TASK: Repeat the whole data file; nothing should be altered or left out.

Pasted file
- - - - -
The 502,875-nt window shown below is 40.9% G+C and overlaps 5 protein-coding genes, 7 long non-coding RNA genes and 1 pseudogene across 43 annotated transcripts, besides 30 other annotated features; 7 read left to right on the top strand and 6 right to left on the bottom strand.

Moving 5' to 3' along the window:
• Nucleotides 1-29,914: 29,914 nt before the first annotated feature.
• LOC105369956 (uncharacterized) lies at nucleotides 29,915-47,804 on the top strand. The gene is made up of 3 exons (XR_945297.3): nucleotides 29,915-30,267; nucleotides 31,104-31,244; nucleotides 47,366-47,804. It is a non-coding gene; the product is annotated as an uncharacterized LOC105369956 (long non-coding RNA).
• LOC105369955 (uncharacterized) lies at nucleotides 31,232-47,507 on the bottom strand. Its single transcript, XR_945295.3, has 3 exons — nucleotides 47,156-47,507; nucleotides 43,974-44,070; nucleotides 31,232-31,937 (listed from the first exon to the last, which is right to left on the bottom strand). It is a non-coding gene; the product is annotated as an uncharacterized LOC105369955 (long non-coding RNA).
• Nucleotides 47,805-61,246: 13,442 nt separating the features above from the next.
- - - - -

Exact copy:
The 502,875-nt window shown below is 40.9% G+C and overlaps 5 protein-coding genes, 7 long non-coding RNA genes and 1 pseudogene across 43 annotated transcripts, besides 30 other annotated features; 7 read left to right on the top strand and 6 right to left on the bottom strand.

Moving 5' to 3' along the window:
• Nucleotides 1-29,914: 29,914 nt before the first annotated feature.
• LOC105369956 (uncharacterized) lies at nucleotides 29,915-47,804 on the top strand. The gene is made up of 3 exons (XR_945297.3): nucleotides 29,915-30,267; nucleotides 31,104-31,244; nucleotides 47,366-47,804. It is a non-coding gene; the product is annotated as an uncharacterized LOC105369956 (long non-coding RNA).
• LOC105369955 (uncharacterized) lies at nucleotides 31,232-47,507 on the bottom strand. Its single transcript, XR_945295.3, has 3 exons — nucleotides 47,156-47,507; nucleotides 43,974-44,070; nucleotides 31,232-31,937 (listed from the first exon to the last, which is right to left on the bottom strand). It is a non-coding gene; the product is annotated as an uncharacterized LOC105369955 (long non-coding RNA).
• Nucleotides 47,805-61,246: 13,442 nt separating the features above from the next.